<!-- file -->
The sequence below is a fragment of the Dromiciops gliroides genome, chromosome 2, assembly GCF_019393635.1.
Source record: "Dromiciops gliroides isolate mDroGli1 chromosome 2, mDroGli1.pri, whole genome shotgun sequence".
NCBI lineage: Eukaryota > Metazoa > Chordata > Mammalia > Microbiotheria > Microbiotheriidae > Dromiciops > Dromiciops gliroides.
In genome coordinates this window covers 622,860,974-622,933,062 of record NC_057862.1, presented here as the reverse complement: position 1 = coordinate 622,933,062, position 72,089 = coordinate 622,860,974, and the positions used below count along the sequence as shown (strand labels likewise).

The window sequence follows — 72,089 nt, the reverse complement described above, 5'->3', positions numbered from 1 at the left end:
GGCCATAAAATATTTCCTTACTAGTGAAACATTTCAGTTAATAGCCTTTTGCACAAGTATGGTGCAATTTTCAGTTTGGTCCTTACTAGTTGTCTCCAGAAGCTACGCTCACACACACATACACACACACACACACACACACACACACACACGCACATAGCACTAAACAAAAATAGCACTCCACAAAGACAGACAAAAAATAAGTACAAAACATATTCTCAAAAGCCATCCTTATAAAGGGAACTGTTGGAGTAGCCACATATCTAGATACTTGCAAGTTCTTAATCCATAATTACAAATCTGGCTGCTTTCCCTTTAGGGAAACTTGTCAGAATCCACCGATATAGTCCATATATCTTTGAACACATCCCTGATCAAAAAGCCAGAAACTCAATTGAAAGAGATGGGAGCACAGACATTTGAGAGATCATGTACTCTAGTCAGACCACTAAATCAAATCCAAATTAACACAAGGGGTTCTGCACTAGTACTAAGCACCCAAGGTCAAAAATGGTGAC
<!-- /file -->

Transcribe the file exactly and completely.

The sequence below is a fragment of the Dromiciops gliroides genome, chromosome 2, assembly GCF_019393635.1.
Source record: "Dromiciops gliroides isolate mDroGli1 chromosome 2, mDroGli1.pri, whole genome shotgun sequence".
NCBI lineage: Eukaryota > Metazoa > Chordata > Mammalia > Microbiotheria > Microbiotheriidae > Dromiciops > Dromiciops gliroides.
In genome coordinates this window covers 622,860,974-622,933,062 of record NC_057862.1, presented here as the reverse complement: position 1 = coordinate 622,933,062, position 72,089 = coordinate 622,860,974, and the positions used below count along the sequence as shown (strand labels likewise).

The window sequence follows — 72,089 nt, the reverse complement described above, 5'->3', positions numbered from 1 at the left end:
GGCCATAAAATATTTCCTTACTAGTGAAACATTTCAGTTAATAGCCTTTTGCACAAGTATGGTGCAATTTTCAGTTTGGTCCTTACTAGTTGTCTCCAGAAGCTACGCTCACACACACATACACACACACACACACACACACACACACACACGCACATAGCACTAAACAAAAATAGCACTCCACAAAGACAGACAAAAAATAAGTACAAAACATATTCTCAAAAGCCATCCTTATAAAGGGAACTGTTGGAGTAGCCACATATCTAGATACTTGCAAGTTCTTAATCCATAATTACAAATCTGGCTGCTTTCCCTTTAGGGAAACTTGTCAGAATCCACCGATATAGTCCATATATCTTTGAACACATCCCTGATCAAAAAGCCAGAAACTCAATTGAAAGAGATGGGAGCACAGACATTTGAGAGATCATGTACTCTAGTCAGACCACTAAATCAAATCCAAATTAACACAAGGGGTTCTGCACTAGTACTAAGCACCCAAGGTCAAAAATGGTGAC